Lee Krasner - Untitled, 1948
I know my wife & I were both moved by the work of each of these painters ... the design, the, well, architecture of their works - the forms, the shapes, the unique beauty of the bold & muted tones of their colors. Thus, owing to this comprehensive, sensitive, and meticulously arranged show, neither Lee Krasner nor Norman Lewis can, in my view, be labeled "forgotten" abstract expressionists any longer!

Gina La Fornarina - Inside view
Following our rather intense museum visit, we were both in the mood for dining on something new:  something both light and, at the same time, something consequential. We chose Gina La Fornarina - one of four informal Italian restos in a Manhattan "chain," serving well-prepared "traditional" Italian food & luscious, exquisitely "constructed" pizza - at the location just around the corner from The Jewish Museum (26 East 91st @ Madison Ave.; tel. 212/828-6800).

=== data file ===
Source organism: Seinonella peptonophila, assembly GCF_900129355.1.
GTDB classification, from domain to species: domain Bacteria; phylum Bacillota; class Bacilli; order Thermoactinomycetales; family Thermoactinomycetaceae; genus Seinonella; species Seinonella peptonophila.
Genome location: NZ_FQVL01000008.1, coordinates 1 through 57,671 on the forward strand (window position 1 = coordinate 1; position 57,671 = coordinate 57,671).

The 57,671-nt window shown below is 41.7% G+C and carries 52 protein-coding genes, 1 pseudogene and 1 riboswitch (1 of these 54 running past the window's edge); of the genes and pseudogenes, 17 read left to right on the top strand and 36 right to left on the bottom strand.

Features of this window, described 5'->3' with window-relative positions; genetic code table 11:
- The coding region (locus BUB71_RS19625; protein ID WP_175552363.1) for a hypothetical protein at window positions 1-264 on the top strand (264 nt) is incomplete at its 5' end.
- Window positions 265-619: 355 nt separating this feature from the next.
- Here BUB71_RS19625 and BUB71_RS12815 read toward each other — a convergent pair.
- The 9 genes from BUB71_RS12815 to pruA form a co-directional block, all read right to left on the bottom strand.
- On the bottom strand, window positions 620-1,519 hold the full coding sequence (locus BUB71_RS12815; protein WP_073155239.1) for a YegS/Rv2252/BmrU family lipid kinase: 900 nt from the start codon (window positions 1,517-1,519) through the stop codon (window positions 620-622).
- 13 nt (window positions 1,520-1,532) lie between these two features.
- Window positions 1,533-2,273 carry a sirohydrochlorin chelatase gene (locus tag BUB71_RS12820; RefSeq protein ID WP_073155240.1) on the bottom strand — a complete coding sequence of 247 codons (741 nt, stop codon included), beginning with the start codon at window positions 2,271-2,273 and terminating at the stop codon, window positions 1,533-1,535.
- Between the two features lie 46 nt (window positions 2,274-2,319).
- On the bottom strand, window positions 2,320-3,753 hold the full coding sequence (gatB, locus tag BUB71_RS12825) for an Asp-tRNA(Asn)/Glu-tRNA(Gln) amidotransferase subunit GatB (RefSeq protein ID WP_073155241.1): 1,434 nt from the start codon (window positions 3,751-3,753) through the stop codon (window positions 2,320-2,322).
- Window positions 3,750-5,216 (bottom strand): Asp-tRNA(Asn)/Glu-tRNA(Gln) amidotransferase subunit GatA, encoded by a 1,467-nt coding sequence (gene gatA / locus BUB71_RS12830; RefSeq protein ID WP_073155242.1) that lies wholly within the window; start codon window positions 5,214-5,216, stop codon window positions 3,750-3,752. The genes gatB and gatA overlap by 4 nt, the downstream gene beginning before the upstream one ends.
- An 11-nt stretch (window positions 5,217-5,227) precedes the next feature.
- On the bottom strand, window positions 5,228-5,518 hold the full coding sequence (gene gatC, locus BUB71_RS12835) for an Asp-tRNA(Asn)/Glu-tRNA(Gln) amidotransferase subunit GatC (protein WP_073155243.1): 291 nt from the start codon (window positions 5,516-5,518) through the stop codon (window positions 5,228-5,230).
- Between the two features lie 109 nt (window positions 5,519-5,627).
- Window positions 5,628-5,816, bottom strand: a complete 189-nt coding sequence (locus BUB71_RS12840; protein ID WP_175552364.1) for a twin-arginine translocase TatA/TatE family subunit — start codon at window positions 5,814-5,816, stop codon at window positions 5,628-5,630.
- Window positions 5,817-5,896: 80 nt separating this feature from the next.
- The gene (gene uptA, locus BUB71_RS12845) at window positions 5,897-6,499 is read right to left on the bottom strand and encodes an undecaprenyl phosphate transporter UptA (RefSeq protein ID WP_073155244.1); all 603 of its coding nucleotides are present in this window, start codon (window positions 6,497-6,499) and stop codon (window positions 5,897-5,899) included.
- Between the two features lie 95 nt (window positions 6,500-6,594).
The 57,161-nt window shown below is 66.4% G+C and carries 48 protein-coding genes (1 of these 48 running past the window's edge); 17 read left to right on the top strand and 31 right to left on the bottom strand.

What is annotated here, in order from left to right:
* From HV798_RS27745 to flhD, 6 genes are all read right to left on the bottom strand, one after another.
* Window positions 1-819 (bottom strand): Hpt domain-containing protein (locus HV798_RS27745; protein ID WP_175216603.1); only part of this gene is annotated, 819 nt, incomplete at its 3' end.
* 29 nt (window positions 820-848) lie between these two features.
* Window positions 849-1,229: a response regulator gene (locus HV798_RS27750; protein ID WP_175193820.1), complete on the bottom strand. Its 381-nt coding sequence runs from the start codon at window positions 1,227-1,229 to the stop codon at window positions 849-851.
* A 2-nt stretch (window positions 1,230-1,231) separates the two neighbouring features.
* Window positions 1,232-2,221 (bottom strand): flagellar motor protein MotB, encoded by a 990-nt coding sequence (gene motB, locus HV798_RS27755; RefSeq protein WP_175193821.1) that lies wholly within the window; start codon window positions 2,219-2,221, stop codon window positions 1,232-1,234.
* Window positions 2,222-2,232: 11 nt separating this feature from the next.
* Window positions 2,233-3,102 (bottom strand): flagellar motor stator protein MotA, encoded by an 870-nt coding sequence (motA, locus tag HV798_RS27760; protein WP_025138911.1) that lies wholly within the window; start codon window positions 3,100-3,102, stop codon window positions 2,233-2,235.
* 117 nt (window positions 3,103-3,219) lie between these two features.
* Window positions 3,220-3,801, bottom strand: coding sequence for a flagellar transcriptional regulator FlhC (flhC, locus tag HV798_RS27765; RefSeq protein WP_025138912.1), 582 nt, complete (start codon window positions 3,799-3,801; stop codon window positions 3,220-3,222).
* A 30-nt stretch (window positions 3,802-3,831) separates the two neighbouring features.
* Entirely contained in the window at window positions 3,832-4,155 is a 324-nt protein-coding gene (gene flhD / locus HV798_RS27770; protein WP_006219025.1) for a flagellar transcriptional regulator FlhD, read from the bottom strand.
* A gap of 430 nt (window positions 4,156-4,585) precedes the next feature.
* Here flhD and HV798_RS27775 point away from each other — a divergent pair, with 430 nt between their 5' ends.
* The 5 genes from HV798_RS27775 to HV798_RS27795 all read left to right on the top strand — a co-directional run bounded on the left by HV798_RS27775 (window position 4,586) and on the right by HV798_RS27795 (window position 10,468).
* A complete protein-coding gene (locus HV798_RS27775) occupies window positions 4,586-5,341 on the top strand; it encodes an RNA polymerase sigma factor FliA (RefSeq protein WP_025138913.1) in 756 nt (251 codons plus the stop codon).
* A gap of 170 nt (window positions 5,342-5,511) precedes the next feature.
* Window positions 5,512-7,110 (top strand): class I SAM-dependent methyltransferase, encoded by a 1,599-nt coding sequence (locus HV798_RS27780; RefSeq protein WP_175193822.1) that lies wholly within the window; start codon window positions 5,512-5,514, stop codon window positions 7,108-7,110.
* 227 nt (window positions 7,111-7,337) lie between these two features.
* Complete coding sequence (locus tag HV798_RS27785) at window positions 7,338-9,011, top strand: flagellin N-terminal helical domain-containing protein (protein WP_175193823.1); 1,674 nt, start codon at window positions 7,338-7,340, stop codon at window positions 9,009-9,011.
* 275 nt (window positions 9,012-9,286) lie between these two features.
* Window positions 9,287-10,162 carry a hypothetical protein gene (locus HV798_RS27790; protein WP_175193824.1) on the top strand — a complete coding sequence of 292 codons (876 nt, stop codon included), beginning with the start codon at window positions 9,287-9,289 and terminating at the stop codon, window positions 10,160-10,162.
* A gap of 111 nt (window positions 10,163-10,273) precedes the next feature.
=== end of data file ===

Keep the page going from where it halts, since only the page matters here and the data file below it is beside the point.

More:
Delirium Nocturnum
We quickly ordered a large "summer special" kale salad (with chopped onions, shaved Parmigiano, lemon & extra virgin olive oil vinaigrette; @ $14.95) to share, and a Pizza Tirolese (blending toppings of cream of mascarpone, prosciutto "speck" & white truffle oil; @ $22., including "extra" mushrooms), and doused the (just) "fired-up" pizza with two bottles of a special Belgian brew ... Delirium Nocturnum (@ $9./bottle), a strong, robust ale brewed by Brouwerij Huyghe, a brewery in Melle.